Also, because of the infancy of a project – developments within the microfinance industry are often hindered by a general lack of liquidity – it might make it difficult to disperse investor cash. “In rare cases this means we will give the institutional investor back their cash,” says Brouwers. “That seldom happens. Often if you have a mandate, you execute whether the price is right or not. So we try to add a layer on, though without adding costs, where investors get an extra layer of security so that they know a deal done was the right thing at the time.”
SNS is one of the leading players in microfinance institutional investment. Just a few years ago it was all about loans. Now it’s also about investment. The microfinance sector has grown fast and become significantly more professional – a positive step. “Increasingly the industry has a licence to attract savings. That means they’re no longer dependent on funding from foreign investors.”
However because the industry has boomed comparatively quickly, there is now a risk that the microfinance segment is at risk of over-heating. “That’s a matter of concern for us,” acknowledges Brouwers. “That too could bring with it the risk of weak governance, fraud, poor collection policies plus all the usual pressures of commercialisation. The social impact could also be affected.”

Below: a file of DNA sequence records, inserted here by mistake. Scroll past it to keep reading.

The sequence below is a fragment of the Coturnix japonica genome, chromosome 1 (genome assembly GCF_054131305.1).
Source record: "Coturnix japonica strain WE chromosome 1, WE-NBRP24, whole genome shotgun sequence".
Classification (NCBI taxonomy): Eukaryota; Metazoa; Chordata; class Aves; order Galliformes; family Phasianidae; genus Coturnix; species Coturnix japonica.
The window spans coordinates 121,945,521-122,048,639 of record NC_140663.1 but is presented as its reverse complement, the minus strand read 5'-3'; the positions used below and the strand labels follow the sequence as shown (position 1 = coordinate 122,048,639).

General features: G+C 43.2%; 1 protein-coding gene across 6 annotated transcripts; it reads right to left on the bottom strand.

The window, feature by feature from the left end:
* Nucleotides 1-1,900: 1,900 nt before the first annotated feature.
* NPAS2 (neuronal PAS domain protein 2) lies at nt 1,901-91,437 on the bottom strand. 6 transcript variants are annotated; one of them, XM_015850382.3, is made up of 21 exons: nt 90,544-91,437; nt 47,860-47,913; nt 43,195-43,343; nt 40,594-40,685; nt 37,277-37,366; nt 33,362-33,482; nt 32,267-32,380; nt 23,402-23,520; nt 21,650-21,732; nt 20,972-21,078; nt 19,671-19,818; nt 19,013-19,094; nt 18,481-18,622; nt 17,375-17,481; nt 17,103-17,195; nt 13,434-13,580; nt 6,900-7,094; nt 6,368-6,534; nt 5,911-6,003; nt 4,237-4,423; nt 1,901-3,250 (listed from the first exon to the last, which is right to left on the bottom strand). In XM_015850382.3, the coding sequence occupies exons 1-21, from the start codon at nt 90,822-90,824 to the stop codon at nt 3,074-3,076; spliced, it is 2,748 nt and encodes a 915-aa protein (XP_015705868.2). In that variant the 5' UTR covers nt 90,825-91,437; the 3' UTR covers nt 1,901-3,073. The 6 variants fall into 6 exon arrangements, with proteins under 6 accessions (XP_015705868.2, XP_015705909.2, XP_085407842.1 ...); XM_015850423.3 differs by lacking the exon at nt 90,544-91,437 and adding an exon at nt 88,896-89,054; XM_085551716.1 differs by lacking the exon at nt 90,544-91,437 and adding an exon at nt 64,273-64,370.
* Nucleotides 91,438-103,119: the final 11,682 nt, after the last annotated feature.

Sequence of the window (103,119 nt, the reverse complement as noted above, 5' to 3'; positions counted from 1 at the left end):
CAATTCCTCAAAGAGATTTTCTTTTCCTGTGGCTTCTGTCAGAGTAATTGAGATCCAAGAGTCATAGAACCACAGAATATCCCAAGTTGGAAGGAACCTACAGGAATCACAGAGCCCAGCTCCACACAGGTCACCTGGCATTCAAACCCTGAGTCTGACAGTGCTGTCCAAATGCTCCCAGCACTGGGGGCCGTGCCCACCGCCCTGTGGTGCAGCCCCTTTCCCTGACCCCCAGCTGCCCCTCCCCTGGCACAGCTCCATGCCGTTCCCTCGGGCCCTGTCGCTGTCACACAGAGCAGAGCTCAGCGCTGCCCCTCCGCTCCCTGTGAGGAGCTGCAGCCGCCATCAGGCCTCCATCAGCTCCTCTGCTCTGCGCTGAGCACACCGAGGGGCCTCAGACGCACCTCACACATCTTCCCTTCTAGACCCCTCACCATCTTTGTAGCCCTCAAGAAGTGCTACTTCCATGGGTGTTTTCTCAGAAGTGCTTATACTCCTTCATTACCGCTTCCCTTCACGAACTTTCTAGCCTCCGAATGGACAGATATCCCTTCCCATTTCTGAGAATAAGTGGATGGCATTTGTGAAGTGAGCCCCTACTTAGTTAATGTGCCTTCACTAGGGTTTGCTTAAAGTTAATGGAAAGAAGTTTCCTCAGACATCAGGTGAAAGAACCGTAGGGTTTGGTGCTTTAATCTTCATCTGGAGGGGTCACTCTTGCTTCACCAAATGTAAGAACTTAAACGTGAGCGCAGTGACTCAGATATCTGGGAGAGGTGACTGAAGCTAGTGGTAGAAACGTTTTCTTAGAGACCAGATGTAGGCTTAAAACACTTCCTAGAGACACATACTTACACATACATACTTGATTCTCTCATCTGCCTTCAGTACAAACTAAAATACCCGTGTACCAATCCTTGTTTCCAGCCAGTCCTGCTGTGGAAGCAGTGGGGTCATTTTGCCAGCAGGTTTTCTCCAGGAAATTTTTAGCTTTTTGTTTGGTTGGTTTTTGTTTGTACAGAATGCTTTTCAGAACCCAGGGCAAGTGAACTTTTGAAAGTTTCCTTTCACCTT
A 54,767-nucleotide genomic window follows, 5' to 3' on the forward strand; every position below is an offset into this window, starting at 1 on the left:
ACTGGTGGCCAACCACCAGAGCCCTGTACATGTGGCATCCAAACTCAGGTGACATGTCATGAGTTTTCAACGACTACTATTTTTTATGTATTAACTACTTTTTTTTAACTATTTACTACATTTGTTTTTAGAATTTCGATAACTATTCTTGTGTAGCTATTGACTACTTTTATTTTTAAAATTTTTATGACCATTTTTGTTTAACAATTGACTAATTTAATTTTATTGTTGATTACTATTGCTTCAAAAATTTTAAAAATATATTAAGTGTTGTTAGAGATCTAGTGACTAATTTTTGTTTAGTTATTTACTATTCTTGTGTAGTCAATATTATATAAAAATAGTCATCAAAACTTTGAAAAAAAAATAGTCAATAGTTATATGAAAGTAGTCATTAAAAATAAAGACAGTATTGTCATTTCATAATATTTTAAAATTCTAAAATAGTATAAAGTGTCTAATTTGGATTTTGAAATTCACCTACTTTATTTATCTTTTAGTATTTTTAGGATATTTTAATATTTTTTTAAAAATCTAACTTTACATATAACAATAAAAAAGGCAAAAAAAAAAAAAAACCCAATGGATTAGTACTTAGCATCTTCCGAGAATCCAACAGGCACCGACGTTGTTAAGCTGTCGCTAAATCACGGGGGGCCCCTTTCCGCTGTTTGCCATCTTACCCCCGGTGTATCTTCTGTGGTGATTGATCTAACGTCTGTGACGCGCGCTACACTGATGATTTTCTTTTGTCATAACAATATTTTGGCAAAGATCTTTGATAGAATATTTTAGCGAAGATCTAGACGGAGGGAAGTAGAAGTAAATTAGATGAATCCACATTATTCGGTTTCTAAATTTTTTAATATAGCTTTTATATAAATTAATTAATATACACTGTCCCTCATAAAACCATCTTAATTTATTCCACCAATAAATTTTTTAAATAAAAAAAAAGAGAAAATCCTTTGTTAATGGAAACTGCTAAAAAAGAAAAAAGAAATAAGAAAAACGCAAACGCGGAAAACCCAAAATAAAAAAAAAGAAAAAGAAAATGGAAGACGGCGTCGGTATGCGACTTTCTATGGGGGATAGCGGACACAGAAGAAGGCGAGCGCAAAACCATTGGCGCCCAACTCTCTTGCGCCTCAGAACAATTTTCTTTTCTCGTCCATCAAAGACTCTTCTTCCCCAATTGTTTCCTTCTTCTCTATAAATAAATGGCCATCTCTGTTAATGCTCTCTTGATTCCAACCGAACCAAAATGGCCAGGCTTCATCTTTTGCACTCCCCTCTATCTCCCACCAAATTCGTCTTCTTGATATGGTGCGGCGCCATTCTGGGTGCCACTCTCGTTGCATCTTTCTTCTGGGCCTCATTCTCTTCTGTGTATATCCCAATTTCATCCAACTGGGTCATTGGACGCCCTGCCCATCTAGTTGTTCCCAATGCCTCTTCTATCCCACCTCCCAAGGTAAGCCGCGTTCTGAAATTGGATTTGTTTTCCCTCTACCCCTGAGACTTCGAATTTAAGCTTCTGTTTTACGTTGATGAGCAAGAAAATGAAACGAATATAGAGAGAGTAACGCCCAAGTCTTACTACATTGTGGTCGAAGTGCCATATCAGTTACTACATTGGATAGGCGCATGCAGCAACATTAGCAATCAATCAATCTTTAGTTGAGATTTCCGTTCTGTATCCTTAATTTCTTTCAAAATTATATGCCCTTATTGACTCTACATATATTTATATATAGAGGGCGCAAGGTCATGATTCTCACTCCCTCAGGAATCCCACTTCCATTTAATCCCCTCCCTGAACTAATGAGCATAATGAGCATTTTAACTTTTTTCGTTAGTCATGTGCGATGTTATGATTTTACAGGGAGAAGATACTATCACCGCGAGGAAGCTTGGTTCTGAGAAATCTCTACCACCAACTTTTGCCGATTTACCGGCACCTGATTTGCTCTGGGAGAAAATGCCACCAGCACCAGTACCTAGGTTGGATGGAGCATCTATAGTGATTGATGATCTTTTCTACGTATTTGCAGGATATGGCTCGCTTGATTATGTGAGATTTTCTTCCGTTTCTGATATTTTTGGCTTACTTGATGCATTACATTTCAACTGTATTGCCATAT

That means SNS is paying even closer attention to issues like social performance and social objectives to make sure all the investment metrics align.
How microfinance works
– The SNS’ Institutional Microfinance Fund works by lending cash to microfinance institutions and investing in their share capital. Money is made available through loans and equity shareholdings
– Convertible loans or subordinated loans with warrants are also offered
– Increasingly a holistic approach is used combining medical treatment, access to clean water and sanitation – something that SNS Asset Management is doing more often. This means that medical treatment and education is available at source, typically when a client goes to repay an instalment of a loan
– Microfinance has grown up. It is now a respected brand. It has also seen its fair share of failures and successes. Many lessons have been learnt. But there are concerns the industry may overheat